mutually exclusivedisjoint events or disjoint sets
disjoint events or disjoint sets;
combinationsThe number of combinations of n things taken k at a time is the number of ways of picking a subset of k of the n things, without replacement, and without regard to the order in which the elements of t...
binomial coefficient;
binomial coefficientcombinations
combinations;
class intervalIn plotting a histogram, one starts by dividing the range of values into a set of non-overlapping intervals, called class intervals, in such a way that every datum is contained in some class interval....
bin;
change of units or variablesalso transformation
transformation;
frequency theory of probabilityProbability, Theories of
probability, theories of;
lower quartile (lq)quartiles
quartiles;
independent and identically distributed (iid)A collection of two or more random variables {X1, X2, … , } is independent and identically distributed if the variables have the same probability distribution, and are independent.
placebo1) A "dummy" treatment that has no pharmacological effect; e.g., a sugar pill.
2) placebo

post hoc ergo propter hoc"After this, therefore because of this." A fallacy of logic known since classical times: inferring a causal relation from correlation. Don`t do this at home!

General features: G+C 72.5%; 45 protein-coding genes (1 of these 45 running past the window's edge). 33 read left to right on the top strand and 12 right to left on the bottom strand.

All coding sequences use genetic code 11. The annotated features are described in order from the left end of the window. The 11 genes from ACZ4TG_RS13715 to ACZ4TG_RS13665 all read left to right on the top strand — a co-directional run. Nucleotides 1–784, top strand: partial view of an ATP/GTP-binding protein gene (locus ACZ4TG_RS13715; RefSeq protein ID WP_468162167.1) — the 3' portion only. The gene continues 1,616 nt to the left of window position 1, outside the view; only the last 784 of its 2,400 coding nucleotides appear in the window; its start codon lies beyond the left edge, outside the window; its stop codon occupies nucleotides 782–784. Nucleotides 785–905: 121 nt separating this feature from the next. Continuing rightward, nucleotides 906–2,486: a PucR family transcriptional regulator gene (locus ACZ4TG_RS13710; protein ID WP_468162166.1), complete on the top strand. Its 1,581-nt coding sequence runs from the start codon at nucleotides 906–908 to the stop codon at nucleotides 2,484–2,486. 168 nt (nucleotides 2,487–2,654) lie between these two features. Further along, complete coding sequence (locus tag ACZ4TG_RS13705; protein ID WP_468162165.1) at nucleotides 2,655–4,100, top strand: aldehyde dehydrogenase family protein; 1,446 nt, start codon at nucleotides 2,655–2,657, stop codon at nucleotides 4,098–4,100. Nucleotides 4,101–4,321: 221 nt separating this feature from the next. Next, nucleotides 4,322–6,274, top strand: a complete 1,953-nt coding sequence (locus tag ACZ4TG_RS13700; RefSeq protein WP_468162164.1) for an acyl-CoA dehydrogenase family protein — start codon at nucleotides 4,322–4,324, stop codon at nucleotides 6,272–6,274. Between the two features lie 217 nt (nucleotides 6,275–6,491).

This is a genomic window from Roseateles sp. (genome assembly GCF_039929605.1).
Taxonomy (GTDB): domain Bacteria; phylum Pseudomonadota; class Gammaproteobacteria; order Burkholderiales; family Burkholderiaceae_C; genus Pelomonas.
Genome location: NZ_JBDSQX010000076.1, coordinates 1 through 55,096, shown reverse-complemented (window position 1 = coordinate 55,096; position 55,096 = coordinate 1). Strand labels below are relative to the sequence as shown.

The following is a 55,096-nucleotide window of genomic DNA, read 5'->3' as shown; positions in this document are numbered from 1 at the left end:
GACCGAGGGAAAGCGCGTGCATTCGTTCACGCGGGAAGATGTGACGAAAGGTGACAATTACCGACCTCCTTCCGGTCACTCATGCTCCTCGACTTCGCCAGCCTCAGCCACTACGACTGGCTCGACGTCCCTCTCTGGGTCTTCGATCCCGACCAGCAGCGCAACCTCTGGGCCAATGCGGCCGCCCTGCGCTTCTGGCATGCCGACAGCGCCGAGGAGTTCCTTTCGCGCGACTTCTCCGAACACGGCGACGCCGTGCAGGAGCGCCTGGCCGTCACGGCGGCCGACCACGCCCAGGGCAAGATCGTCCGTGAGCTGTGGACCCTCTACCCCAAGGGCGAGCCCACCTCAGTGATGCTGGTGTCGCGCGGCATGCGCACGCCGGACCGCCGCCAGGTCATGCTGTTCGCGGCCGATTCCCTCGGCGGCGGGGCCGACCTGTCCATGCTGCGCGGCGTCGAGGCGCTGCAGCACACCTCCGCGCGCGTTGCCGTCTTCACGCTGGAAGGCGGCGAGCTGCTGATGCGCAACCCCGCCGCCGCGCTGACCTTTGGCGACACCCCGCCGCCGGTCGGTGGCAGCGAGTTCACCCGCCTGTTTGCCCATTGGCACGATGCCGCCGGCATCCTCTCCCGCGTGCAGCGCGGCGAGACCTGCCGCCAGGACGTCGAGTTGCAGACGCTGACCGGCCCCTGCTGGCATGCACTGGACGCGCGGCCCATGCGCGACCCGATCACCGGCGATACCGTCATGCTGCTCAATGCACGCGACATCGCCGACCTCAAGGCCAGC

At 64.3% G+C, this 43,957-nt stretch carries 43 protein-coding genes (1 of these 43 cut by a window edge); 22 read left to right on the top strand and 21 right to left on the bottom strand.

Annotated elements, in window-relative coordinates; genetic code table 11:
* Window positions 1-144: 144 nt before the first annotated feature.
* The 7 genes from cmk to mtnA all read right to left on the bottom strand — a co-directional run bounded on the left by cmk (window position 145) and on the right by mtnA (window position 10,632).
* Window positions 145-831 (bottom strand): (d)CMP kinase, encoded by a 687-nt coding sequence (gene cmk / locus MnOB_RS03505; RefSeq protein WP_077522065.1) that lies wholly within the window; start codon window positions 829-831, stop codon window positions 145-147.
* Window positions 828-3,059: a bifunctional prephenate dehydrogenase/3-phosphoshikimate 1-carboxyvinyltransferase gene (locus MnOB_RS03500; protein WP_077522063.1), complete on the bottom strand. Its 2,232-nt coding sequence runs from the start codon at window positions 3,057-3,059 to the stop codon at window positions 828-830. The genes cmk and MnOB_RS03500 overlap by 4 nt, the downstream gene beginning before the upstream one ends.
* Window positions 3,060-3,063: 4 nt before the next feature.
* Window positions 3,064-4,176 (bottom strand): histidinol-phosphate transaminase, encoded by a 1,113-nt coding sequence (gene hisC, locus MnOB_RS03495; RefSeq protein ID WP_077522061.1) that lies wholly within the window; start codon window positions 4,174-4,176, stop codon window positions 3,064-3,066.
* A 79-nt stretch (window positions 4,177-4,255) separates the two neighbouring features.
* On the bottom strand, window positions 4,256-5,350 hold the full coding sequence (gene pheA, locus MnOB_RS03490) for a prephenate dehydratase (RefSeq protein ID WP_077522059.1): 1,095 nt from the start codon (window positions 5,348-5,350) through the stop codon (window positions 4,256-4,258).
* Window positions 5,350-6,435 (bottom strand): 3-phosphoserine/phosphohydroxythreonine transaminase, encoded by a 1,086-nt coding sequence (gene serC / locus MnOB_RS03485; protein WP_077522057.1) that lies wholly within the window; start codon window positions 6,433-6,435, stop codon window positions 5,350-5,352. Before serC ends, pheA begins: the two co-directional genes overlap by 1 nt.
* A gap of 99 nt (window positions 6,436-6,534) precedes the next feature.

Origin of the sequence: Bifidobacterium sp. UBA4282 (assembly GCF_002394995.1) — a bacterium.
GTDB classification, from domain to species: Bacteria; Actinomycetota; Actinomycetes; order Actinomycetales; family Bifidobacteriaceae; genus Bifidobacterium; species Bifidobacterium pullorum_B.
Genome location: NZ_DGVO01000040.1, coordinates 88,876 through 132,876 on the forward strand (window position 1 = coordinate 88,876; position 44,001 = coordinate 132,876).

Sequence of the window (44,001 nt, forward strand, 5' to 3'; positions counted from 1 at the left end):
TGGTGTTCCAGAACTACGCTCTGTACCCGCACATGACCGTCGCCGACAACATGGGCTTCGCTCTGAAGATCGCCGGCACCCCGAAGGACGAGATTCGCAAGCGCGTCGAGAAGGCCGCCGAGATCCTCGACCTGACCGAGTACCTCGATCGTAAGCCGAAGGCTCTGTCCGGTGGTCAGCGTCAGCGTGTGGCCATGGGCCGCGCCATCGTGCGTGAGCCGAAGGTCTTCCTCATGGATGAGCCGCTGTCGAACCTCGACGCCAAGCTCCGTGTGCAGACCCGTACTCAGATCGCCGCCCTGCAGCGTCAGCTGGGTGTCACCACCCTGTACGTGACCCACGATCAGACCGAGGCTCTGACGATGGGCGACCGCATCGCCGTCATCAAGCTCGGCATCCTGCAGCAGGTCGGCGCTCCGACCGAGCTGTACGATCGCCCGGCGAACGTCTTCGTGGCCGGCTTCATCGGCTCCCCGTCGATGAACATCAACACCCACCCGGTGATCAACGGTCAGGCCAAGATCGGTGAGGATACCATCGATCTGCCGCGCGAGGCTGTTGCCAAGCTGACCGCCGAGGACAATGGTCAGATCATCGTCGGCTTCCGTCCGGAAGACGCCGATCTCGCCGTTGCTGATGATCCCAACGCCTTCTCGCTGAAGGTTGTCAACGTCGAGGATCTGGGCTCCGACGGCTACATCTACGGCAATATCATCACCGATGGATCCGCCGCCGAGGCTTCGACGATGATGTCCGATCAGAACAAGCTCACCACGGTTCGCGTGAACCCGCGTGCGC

affine transformationtransformation
transformation;
sample survey1) A survey based on the responses of a sample of individuals, rather than the entire population.
2) выборочное обследование; выборочное наблюдение, см. sampling; sampling observation, sample inqui...

survey;
random experimentAn experiment or trial whose outcome is not perfectly predictable, but for which the long-run relative frequency of outcomes of different types in repeated trials is predictable. Note that "random" is...
random event;
random eventrandom experiment
random experiment;
upper quartile (uq)quartiles
quartiles;
quartilesThere are three quartiles. The first or lower quartile (LQ) of a list is a number (not necessarily a number in the list) such that at least 1/4 of the numbers in the list are no larger than it, and at...
lower quartile (lq); upper quartile (uq);